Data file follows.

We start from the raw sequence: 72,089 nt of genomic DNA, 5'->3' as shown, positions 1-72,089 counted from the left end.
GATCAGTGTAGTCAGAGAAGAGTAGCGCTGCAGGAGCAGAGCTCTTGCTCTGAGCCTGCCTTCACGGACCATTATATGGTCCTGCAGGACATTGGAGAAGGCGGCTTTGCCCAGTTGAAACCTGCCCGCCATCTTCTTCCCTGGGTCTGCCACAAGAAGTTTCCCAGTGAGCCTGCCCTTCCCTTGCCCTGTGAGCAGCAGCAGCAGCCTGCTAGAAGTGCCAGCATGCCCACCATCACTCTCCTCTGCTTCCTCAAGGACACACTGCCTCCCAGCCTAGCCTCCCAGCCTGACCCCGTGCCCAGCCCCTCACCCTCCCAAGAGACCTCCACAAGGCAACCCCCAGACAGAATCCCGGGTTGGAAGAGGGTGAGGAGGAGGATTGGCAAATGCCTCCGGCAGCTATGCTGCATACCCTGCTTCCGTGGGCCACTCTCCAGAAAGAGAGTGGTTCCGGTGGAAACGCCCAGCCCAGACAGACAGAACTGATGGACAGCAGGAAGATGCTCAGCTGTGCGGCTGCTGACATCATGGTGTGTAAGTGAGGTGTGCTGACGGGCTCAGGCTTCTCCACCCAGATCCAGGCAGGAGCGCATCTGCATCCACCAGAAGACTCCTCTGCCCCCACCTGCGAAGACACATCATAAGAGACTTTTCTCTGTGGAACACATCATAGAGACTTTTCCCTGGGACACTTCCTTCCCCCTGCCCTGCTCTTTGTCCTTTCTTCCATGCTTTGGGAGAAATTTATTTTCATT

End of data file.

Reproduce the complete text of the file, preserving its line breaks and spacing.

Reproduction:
We start from the raw sequence: 72,089 nt of genomic DNA, 5'->3' as shown, positions 1-72,089 counted from the left end.
GATCAGTGTAGTCAGAGAAGAGTAGCGCTGCAGGAGCAGAGCTCTTGCTCTGAGCCTGCCTTCACGGACCATTATATGGTCCTGCAGGACATTGGAGAAGGCGGCTTTGCCCAGTTGAAACCTGCCCGCCATCTTCTTCCCTGGGTCTGCCACAAGAAGTTTCCCAGTGAGCCTGCCCTTCCCTTGCCCTGTGAGCAGCAGCAGCAGCCTGCTAGAAGTGCCAGCATGCCCACCATCACTCTCCTCTGCTTCCTCAAGGACACACTGCCTCCCAGCCTAGCCTCCCAGCCTGACCCCGTGCCCAGCCCCTCACCCTCCCAAGAGACCTCCACAAGGCAACCCCCAGACAGAATCCCGGGTTGGAAGAGGGTGAGGAGGAGGATTGGCAAATGCCTCCGGCAGCTATGCTGCATACCCTGCTTCCGTGGGCCACTCTCCAGAAAGAGAGTGGTTCCGGTGGAAACGCCCAGCCCAGACAGACAGAACTGATGGACAGCAGGAAGATGCTCAGCTGTGCGGCTGCTGACATCATGGTGTGTAAGTGAGGTGTGCTGACGGGCTCAGGCTTCTCCACCCAGATCCAGGCAGGAGCGCATCTGCATCCACCAGAAGACTCCTCTGCCCCCACCTGCGAAGACACATCATAAGAGACTTTTCTCTGTGGAACACATCATAGAGACTTTTCCCTGGGACACTTCCTTCCCCCTGCCCTGCTCTTTGTCCTTTCTTCCATGCTTTGGGAGAAATTTATTTTCATT